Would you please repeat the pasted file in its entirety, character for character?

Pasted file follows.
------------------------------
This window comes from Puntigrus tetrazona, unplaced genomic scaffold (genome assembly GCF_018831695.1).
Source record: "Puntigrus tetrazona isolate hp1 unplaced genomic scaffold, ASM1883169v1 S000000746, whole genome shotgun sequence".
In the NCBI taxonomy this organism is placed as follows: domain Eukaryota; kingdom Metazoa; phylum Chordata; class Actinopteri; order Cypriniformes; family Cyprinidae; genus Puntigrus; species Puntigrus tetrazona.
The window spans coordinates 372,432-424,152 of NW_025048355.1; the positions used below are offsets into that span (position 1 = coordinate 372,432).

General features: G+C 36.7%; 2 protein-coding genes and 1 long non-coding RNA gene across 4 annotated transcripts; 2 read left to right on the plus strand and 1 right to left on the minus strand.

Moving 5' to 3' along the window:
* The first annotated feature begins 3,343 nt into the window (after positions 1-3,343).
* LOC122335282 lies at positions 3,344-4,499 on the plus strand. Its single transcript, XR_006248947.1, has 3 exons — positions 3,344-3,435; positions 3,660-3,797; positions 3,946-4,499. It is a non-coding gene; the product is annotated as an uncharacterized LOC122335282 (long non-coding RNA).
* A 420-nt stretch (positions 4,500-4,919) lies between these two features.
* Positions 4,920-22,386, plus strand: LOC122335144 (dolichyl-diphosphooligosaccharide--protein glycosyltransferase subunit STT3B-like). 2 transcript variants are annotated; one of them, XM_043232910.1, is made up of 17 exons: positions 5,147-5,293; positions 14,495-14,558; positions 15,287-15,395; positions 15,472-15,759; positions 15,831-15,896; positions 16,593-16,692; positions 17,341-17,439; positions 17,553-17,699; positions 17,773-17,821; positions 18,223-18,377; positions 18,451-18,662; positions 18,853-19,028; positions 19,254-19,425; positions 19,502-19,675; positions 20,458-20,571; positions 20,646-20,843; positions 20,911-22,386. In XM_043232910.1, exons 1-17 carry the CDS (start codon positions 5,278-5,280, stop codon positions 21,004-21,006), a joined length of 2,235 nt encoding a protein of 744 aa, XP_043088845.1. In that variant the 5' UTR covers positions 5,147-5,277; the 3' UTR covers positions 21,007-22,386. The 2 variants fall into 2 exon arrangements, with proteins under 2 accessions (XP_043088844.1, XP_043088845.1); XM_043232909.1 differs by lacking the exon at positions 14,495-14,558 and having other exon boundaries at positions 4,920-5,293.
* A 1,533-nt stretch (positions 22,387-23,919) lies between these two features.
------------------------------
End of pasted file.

This window comes from Puntigrus tetrazona, unplaced genomic scaffold (genome assembly GCF_018831695.1).
Source record: "Puntigrus tetrazona isolate hp1 unplaced genomic scaffold, ASM1883169v1 S000000746, whole genome shotgun sequence".
In the NCBI taxonomy this organism is placed as follows: domain Eukaryota; kingdom Metazoa; phylum Chordata; class Actinopteri; order Cypriniformes; family Cyprinidae; genus Puntigrus; species Puntigrus tetrazona.
The window spans coordinates 372,432-424,152 of NW_025048355.1; the positions used below are offsets into that span (position 1 = coordinate 372,432).

General features: G+C 36.7%; 2 protein-coding genes and 1 long non-coding RNA gene across 4 annotated transcripts; 2 read left to right on the plus strand and 1 right to left on the minus strand.

Moving 5' to 3' along the window:
* The first annotated feature begins 3,343 nt into the window (after positions 1-3,343).
* LOC122335282 lies at positions 3,344-4,499 on the plus strand. Its single transcript, XR_006248947.1, has 3 exons — positions 3,344-3,435; positions 3,660-3,797; positions 3,946-4,499. It is a non-coding gene; the product is annotated as an uncharacterized LOC122335282 (long non-coding RNA).
* A 420-nt stretch (positions 4,500-4,919) lies between these two features.
* Positions 4,920-22,386, plus strand: LOC122335144 (dolichyl-diphosphooligosaccharide--protein glycosyltransferase subunit STT3B-like). 2 transcript variants are annotated; one of them, XM_043232910.1, is made up of 17 exons: positions 5,147-5,293; positions 14,495-14,558; positions 15,287-15,395; positions 15,472-15,759; positions 15,831-15,896; positions 16,593-16,692; positions 17,341-17,439; positions 17,553-17,699; positions 17,773-17,821; positions 18,223-18,377; positions 18,451-18,662; positions 18,853-19,028; positions 19,254-19,425; positions 19,502-19,675; positions 20,458-20,571; positions 20,646-20,843; positions 20,911-22,386. In XM_043232910.1, exons 1-17 carry the CDS (start codon positions 5,278-5,280, stop codon positions 21,004-21,006), a joined length of 2,235 nt encoding a protein of 744 aa, XP_043088845.1. In that variant the 5' UTR covers positions 5,147-5,277; the 3' UTR covers positions 21,007-22,386. The 2 variants fall into 2 exon arrangements, with proteins under 2 accessions (XP_043088844.1, XP_043088845.1); XM_043232909.1 differs by lacking the exon at positions 14,495-14,558 and having other exon boundaries at positions 4,920-5,293.
* A 1,533-nt stretch (positions 22,387-23,919) lies between these two features.